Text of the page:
You get it – the arts are old. From an unknown Cro Magnum man or woman carving a fertility goddess from mammoth ivory 35,000 years ago to Picasso and Banksy. But remember that we are now living in their future. In some cases, their distant future. That is proof that the arts have been and are sustainable, and there is no reason to think that they will not be in our future as well.
One of the things the arts have been used for is to help us imagine the future. From Thomas More’s Utopia to Star Trek, authors, painters, actors, and movie makers have created a vision of the future. They have imagined flying cars and moving sidewalks, rocketships and alien races. They have also imagined perfect societies, and more recently a raft of dystopian worlds. These stories help us ease into the future and spur us on to discoveries and technological breakthroughs. They also use futuristic settings to teach us lessons about ourselves – often they are parables about race and war and environmental degredation. They also show us the consequences of taking the wrong path – about futures that are not sustainable.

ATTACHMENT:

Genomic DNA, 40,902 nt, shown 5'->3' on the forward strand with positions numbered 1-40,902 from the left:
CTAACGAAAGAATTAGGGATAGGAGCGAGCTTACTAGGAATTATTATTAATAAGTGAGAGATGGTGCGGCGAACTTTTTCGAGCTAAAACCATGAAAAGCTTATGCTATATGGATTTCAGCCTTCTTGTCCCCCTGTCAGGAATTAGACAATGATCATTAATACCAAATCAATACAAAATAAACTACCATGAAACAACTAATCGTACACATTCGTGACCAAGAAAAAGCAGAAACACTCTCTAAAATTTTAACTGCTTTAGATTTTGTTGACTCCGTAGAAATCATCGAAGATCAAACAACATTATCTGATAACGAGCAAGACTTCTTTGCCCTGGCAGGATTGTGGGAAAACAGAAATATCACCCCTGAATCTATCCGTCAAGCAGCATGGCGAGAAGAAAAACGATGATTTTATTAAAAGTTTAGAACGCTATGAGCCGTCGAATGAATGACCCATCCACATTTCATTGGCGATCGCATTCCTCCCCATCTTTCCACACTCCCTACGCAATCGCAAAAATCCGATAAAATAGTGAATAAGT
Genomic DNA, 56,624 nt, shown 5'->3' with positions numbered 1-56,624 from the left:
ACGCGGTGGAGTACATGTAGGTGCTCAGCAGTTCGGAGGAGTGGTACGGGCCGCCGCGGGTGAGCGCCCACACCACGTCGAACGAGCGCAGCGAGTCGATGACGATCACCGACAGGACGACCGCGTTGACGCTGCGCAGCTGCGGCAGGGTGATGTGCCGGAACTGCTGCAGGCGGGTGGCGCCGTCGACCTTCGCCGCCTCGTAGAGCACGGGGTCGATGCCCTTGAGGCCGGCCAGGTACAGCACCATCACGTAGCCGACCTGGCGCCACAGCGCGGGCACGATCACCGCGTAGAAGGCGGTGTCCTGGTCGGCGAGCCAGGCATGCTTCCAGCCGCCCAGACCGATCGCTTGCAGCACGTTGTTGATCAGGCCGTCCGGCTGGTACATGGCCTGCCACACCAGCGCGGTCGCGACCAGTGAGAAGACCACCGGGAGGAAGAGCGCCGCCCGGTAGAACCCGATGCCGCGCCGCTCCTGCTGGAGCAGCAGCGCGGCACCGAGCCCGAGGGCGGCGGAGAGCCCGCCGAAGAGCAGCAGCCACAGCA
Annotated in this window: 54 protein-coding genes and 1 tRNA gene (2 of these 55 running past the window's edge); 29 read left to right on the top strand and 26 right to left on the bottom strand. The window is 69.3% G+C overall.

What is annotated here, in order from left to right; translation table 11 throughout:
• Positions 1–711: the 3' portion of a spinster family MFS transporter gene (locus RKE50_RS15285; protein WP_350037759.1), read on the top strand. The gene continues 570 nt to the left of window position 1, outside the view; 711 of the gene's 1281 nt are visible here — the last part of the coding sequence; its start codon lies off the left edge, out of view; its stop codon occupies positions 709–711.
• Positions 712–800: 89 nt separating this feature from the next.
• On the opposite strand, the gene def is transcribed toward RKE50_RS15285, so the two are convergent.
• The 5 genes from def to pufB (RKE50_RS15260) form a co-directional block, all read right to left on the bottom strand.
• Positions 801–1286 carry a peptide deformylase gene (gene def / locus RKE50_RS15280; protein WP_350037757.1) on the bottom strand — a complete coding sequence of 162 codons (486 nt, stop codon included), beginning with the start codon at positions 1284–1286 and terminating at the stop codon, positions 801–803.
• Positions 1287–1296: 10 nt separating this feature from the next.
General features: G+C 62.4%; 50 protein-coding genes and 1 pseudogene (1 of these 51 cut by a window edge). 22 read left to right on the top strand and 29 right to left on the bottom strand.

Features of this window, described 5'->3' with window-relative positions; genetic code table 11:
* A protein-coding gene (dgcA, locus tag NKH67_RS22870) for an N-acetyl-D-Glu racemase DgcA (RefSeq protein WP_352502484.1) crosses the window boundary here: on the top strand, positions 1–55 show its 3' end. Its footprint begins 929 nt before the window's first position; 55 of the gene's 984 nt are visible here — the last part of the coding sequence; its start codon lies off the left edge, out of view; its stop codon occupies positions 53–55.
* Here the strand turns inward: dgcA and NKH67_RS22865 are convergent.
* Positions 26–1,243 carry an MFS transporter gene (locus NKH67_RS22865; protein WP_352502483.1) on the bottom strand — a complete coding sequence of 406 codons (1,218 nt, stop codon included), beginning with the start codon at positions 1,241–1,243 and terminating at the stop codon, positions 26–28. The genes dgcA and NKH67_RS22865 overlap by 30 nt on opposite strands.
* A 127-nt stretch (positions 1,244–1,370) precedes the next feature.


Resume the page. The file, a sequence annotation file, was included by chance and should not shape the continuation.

To use the most narrow of definitions of “sustainable”, fiction and movies routinely warn us about the perils of environmental devastation. From Soylent Green to the Handmaid’s Tale, or even those artistic masterpieces, Planet of the Apes and Mad Max, the arts in popular culture caution us about what an unsustainable future could look like. The arts help us imagine and therefore create the future we will live in, and the consequences of living unsustainable lives. They are a glimpse into the future, and a way to vividly imagine the results of bad choices.
I’ll conclude with a statement from Patrick Kabanda, author of The Creative Wealth of Nations: Can the Arts Advance Development? On the 75th anniversary of the founding of the United Nations he wrote:
Data is important, But data alone doesn’t necessarily change people’s minds. On climate change, for instance, we have the science, but still there are many people who do not accept it, even when we throw numbers at them. So what do we need? We need stories. We need poetry. We need an emotional connection.
What Kabanda is reminding us is that the Arts are indeed essential to a sustainable future.